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Cornell Students Develop Sign Language Translating Glove (Video)

Yes, the prototype looks very crude with all the exposed circuitry and wires, but this is quite the remarkable little contraption by three engineering students from Cornell University. It’s a power glove that can effectively be used as a sign language translator.

Before you get too excited about the prospects, right now the glove is only able to “translate” the different letters of the alphabet, so it’s not able to translate the signs for specific words just yet. There is also only one glove, so any sign that would involve both hands wouldn’t be possible either. That said, as a working prototype, it’s still quite impressive.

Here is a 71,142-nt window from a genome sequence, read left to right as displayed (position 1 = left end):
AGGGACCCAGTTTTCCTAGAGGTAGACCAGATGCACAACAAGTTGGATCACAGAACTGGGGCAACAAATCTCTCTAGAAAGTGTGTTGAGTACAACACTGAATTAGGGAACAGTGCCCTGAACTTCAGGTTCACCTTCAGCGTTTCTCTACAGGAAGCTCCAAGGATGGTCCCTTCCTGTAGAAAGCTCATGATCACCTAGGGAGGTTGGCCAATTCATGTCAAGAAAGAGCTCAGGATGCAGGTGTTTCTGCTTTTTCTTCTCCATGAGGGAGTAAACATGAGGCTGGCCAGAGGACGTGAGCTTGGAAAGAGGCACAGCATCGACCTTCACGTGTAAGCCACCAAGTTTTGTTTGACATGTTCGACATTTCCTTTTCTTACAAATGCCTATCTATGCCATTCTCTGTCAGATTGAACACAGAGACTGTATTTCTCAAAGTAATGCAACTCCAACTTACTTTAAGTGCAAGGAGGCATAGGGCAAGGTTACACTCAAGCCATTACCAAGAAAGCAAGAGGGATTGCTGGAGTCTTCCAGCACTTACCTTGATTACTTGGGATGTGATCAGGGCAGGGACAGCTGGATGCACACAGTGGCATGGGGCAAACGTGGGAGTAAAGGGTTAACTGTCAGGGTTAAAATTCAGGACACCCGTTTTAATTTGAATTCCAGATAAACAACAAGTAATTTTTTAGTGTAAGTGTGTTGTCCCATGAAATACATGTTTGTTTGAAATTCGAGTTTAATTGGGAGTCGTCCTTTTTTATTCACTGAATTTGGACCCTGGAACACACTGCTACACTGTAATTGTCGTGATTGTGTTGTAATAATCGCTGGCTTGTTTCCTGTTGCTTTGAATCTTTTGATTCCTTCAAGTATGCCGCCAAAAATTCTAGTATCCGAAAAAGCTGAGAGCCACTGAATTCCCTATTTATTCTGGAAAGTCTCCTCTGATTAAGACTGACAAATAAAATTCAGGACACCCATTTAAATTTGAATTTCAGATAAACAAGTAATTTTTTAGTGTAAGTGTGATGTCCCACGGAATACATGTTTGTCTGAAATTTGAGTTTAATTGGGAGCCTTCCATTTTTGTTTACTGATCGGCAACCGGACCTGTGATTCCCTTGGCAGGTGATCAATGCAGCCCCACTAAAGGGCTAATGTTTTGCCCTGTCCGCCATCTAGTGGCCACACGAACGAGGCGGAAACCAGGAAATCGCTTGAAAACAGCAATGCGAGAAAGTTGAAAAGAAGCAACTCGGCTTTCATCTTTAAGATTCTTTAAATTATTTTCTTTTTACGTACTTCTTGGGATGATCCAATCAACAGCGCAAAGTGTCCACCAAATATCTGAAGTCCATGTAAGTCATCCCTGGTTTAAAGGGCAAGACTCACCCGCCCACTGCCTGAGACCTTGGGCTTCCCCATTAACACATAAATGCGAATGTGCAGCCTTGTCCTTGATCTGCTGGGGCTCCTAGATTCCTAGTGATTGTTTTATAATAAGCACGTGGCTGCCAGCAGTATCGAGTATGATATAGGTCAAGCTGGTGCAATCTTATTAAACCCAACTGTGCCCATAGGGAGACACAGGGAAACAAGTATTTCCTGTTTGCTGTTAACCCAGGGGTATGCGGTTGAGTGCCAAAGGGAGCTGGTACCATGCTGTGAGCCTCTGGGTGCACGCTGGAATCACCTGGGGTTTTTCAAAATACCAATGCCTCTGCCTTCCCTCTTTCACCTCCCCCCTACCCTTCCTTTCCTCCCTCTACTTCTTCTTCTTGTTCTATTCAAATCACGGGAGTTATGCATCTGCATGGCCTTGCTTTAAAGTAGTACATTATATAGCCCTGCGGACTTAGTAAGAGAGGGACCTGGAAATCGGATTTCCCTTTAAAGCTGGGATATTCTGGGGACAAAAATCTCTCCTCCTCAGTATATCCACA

The glove contains a series of contact sensors, flex sensors, and accelerometers to determine the hand and finger position of the user. The glove can then communicate wirelessly through the transceiver back to a computer that can display or audibly read out the signed letters. The students have even created a basic game where you sign the letters as they fall from the top of the screen.

Some work could be done with advancing into more complex signs, speeding up performance, and cleaning up the appearance, but as you can see in the video below, the ASL translator glove definitely works.




About Michael Kwan

A freelance writer and tech geek from Vancouver. Find me at michaelkwan.com and follow me on Twitter @michaelkwan.

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